The Home of Kale

Meet the grower

The majority of kale you buy in UK supermarkets between June and March will have been grown by farmers in Lincolnshire. One farmer who has many years of experience growing brassicas such as kale is Nigel Patrick. Nigel has been producing quality vegetables for over five years.

The mineral rich soils of Lincolnshire farmland combined with his experience and passion for farming enable Nigel to grow quality produce throughout the UK season.

Nigel is delighted that more and more people are enjoying kale but is keen to help spread the word even further about kale’s “superfood” qualities, great taste and versatility.

“Not only does kale taste great but its nutritional properties make this versatile vegetable very hard to beat! I would encourage anyone who hasn’t yet tried kale to do so and I’m sure they too will become a kale fan like me!”

How is kale grown?

Nigel and his team plant around 300 hectares of kale every year to supply much of the country with this nutritionally rich vegetable. Nigel buys the seed from top quality suppliers and then hands them to a local plant raiser who takes over the initial process of growing the tiny plants in a commercial scale glasshouse.

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Once they are strong enough, a team of people plant out the kale in rows. While this task is aided by machinery, it requires people to select the strongest plants and insert them one by one into a semi-automated planter which puts them into the ground.

Kale is particularly successful in Lincolnshire as the farms there have the benefit of some of the best soil in the country. It is extremely moisture retentive and mineral rich as much of the land around the Wash is reclaimed from the sea.


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This means that once the crop is established it is more likely to remain healthy even in extended dry periods. The large root structure of the kale plant also helps to keep it strong and makes irrigation unnecessary.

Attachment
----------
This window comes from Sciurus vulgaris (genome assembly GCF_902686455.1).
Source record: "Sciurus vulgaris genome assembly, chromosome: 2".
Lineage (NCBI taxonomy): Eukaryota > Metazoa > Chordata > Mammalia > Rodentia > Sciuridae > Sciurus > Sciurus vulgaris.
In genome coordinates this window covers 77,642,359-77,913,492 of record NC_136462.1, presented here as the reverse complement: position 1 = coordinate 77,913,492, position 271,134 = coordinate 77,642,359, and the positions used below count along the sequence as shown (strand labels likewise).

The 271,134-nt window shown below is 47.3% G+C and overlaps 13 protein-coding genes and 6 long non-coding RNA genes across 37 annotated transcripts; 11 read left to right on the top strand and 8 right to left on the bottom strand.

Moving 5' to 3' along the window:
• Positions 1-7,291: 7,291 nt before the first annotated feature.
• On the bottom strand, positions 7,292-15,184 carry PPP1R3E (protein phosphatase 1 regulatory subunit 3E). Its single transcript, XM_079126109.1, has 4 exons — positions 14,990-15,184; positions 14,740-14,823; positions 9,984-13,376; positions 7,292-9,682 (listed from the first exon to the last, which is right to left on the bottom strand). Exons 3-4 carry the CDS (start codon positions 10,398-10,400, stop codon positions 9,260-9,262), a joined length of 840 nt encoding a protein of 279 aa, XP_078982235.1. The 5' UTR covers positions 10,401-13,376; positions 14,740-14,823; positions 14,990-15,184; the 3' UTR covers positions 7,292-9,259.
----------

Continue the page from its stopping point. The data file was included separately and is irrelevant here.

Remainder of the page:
The soil is cultivated during the winter months in order to maintain good condition. The kale crop is grown in a mixed farming rotation; kale is grown in the same field once every six years. Other crops in the rotation include potatoes, leeks and peas. This wide rotation reduces pest and disease carry over, which maximises the quality of the crops.

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When is kale planted?

The first kale of the year is planted at the beginning of April, and in order to provide a consistent supply of fresh young produce, sequential plantings are made through until August. The earlier crops are covered with fleece to speed up the growing process.

It takes a team of seven to maintain the crop and ensure that weeds are kept to a minimum as it is important to plant health that they are left free-standing.

How is kale harvested?

The kale plants take two to three months to grow depending on the outside temperature. When the plants reach the optimum time for picking, the team harvest the leaves by hand. This means that the quality of produce is kept high as they are able to immediately discard those leaves which are not up to standard, but it also means that the plant is able to produce a second crop of harvestable leaves. Kale is one of the few vegetable plants that can be harvested more than once.

As the team strip the leaves from the plant, they are followed by a tractor fitted with a conveyer belt designed to transport the kale into a covered trailer or rig.

A separate team work inside the rig sorting through the leaves and putting them into plastic containers ready to be taken back to the factory for cutting and washing.

In order to ensure that the vegetable reaches the supermarkets as fresh as possible, they start work in the fields harvesting from around 6.30am or when the light allows. They will gather around 1.5 tonnes of kale in approximately four hours.

The kale is thoroughly washed using a “state-of-the-art” stainless steel automatic washing facility. It is immersed in running water for a full 90 seconds.

There is minimal human intervention during the washing and packing process and where it is necessary is done in high care surroundings. Another important job staff undertake is cleaning the equipment at the end of the day – a task which takes eight hours!

Once the kale has been harvested and washed, it is cut and packaged ready to be transported to supermarkets around the country. The aim is for the kale to be harvested, packed and despatched within 24 hours so that customers receive the freshest possible product.

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